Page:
In Francis Burney’s Evelina, good education, one provided to Evelina by a generous and virtuous clergyman, allows for passage into prestigious social circles, and eventually, a title that establishes a part within such a social circle. Evelina has a natural capacity for “gentility” that has been nurtured and cultivated by Reverend Villar’s guidance. Still, she is portrayed as an artless and innocent country-girl who is not only unaware of how to respond to the attention she receives by noblemen such as Lord Orville but is also unwilling to acknowledge the affection she has for him. There is some tension in the story between her desires and her inhibitions to display them. Though she does not want to acknowledge feelings of love for Lord Orville, she is consistently virtuous, and it is this quality, that permits her to consolidate the identity of a lady worth pursuing. We cannot, however, give Evelina all the credit for achieving high status, as Reverend Villars ultimate tactful advice also pushes Lord Orville to propose to her. Thus, with the persistent guidance of a good education, one can gain legitimate access to noble society.
Evelina receives her title, the name of her real father, around the same time a Lord Orville proposes marriage. We know, however, that her character is worth more than her right to the title of Miss Belmont as she ultimately wins Lord Orville’s heart. Lord Orville offers her the title of his wife before she is granted the adoption of her father’s name. Thus, it is her character and not her class that makes her desirable. This sounds familiar as Samuel Richardson’s Pamela’s virtue also makes her desirable.
When defending her against one of her many sexual aggressors, Lord Orville says,
It is very true…that I did not, at our first acquaintance, do justice to the merit of Miss Anville; but I knew not, then, how new she was to the world; at present, however, I am convinced, that whatever might appear strange in her behavior, was simply the effect of inexperience, timidity, and a retired education, for I find her informed, sensible, and intelligent. She is not, indeed, like most modern young ladies, to be known in half an hour; her modest worth, and fearful excellence, require both time and encouragement to show themselves. She does not, beautiful as she is, deceive the soul by surprise, but, with more dangerous fascination, she steals it almost imperceptibly (379).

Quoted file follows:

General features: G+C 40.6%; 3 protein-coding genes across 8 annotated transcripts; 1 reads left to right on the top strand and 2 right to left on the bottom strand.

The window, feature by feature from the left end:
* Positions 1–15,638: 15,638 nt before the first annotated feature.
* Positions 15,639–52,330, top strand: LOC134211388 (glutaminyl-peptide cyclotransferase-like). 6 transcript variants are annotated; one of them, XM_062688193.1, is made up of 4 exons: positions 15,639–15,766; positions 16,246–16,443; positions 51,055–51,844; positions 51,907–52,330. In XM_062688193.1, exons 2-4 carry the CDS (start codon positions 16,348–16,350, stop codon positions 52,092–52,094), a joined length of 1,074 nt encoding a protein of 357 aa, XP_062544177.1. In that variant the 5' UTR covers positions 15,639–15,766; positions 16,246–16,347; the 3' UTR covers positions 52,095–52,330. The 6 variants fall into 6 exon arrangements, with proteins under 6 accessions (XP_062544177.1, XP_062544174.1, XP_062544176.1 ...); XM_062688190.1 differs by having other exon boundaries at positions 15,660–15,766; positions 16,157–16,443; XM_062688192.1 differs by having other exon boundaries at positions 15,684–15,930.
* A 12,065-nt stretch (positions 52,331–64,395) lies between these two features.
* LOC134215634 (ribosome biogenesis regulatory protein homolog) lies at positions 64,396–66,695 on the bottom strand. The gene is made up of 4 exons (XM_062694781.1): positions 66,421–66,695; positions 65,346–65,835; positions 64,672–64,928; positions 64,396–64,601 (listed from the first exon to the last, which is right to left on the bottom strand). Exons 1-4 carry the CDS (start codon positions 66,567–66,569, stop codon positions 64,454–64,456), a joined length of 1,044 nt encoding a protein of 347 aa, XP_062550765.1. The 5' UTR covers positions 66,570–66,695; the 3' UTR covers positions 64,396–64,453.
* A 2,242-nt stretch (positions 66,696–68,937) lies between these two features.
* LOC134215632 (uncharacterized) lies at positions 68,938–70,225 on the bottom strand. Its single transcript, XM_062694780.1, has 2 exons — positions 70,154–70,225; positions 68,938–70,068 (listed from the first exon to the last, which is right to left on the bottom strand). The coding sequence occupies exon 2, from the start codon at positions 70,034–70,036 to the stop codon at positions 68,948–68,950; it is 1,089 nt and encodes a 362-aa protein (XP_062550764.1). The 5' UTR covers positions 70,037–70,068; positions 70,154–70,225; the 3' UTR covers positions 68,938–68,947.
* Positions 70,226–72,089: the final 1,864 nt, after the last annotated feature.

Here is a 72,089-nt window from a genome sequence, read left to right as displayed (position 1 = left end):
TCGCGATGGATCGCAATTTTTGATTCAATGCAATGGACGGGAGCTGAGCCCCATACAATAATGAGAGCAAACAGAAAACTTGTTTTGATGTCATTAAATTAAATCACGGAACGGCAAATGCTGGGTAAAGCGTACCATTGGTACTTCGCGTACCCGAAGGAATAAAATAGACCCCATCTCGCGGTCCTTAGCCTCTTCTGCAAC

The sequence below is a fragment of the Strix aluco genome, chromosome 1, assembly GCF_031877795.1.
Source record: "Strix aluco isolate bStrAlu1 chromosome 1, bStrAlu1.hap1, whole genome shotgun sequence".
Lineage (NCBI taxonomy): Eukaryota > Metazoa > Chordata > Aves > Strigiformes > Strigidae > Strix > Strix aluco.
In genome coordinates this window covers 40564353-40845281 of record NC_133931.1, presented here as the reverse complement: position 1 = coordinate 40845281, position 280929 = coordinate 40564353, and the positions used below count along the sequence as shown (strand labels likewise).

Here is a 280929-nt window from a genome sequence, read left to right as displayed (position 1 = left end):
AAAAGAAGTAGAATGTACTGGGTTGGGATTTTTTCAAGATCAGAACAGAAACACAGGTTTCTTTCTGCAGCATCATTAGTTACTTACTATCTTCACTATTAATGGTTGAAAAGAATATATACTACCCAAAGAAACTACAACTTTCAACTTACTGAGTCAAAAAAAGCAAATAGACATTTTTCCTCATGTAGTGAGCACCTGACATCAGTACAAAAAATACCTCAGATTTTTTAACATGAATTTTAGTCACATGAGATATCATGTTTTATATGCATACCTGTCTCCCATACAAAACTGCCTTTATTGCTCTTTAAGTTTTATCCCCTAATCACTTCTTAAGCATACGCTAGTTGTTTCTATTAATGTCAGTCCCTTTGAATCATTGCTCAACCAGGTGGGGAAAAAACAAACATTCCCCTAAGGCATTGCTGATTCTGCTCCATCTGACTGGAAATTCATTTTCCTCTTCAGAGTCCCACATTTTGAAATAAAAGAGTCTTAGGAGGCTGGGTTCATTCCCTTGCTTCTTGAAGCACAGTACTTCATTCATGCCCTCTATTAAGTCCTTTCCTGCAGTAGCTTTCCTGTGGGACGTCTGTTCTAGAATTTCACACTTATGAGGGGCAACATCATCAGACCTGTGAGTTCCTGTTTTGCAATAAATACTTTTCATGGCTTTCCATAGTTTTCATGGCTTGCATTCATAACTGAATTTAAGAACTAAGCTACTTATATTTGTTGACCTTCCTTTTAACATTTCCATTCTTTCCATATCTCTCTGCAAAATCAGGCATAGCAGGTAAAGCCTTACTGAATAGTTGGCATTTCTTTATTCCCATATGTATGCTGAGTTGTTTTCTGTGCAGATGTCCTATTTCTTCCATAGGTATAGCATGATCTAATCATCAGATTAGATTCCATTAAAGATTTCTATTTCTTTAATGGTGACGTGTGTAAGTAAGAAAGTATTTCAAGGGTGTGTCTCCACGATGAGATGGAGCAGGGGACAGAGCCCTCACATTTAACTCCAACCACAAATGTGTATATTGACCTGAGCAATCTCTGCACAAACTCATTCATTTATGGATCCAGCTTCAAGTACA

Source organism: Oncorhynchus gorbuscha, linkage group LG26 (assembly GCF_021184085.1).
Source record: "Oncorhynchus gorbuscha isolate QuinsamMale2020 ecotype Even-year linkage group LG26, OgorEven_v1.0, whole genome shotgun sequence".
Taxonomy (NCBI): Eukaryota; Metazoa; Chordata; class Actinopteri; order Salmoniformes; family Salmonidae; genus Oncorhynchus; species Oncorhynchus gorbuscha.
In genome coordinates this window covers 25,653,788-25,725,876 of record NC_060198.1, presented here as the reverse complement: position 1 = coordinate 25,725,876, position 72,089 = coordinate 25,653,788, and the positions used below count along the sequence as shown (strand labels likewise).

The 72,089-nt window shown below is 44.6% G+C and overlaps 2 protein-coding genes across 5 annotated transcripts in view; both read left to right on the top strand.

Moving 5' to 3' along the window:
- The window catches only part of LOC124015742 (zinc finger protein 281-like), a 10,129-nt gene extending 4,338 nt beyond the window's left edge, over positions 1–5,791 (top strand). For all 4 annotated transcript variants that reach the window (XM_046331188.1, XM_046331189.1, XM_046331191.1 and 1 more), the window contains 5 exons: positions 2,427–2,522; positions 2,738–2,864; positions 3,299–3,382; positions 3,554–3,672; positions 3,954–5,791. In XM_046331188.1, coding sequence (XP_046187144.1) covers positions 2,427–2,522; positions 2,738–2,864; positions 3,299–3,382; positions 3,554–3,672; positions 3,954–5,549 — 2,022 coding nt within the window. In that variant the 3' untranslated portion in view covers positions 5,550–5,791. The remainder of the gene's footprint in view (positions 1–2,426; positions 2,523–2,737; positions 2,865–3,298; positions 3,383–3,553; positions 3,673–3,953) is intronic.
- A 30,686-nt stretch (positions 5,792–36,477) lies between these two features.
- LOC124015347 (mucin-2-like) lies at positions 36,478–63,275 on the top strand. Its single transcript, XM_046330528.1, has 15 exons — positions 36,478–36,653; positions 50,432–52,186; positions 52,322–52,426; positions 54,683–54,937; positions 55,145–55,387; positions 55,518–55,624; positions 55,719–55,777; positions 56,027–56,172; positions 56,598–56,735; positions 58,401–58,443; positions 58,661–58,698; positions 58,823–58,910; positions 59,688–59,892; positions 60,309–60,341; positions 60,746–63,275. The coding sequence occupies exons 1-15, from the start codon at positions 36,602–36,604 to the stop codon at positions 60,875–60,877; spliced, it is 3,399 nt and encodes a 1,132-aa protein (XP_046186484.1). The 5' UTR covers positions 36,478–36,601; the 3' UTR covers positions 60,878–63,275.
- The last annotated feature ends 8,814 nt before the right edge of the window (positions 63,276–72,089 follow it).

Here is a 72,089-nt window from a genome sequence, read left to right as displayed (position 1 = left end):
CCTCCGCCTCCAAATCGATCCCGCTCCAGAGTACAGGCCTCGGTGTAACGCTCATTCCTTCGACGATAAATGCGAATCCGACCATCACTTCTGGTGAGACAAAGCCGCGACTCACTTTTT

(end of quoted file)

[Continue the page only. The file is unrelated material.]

After such a long defense, the reader wonders what is taking him so long to propose marriage. The impatience we feel is also conveyed by Evelina’s guardian, who warns her that she has placed herself in an exceedingly vulnerable position. She is falling in love with Lord Orville and he is taken by her but no one knows what his real intentions are. It is in demonizing Sir Clement Willoughby’s intentions that Sir Orville reveals his own. Just like Evelina, a great amount of pressure is required to reveal Lord Orville’s feelings. Another person that indirectly pressures Lord Orville is Reverend Villars. When Evelina is accused of not acting with strategic discretion, Reverend Villars offers tactful advice. He gives Lord Orville the opportunity to pursue Evelina by advising her to suspend all communication with him. Of course, Lord Orville rises to the occasion and one of the pieces in the story concludes with a happy marriage.
Critics have proposed Evelina as anything but a passive object. In “Writing Innocence: Fanny Burney’s Evelina,” Joanne Cutting-Gray discusses how Evelina obtains agency through the process of self-engagement with writing. Though we get an image of an innocent and passive country-girl, she is not out of tune with society. She’s socially aware of other people’s faults and is repulsed by the behavior of those who should be behaving “nobly.” When she is silent, she is strategically so in a social setting to display her feelings of disapproval (Cutting-Gray, 43-57)
Evelina’s thoughts, however, are continually being revised and guided by Reverend Villars. He is presented as a more wise and better judge of culture than she assumes to be; thus, in following his advice, she can achieve her desires, which she otherwise cannot openly assert in an sexually restrictive social space.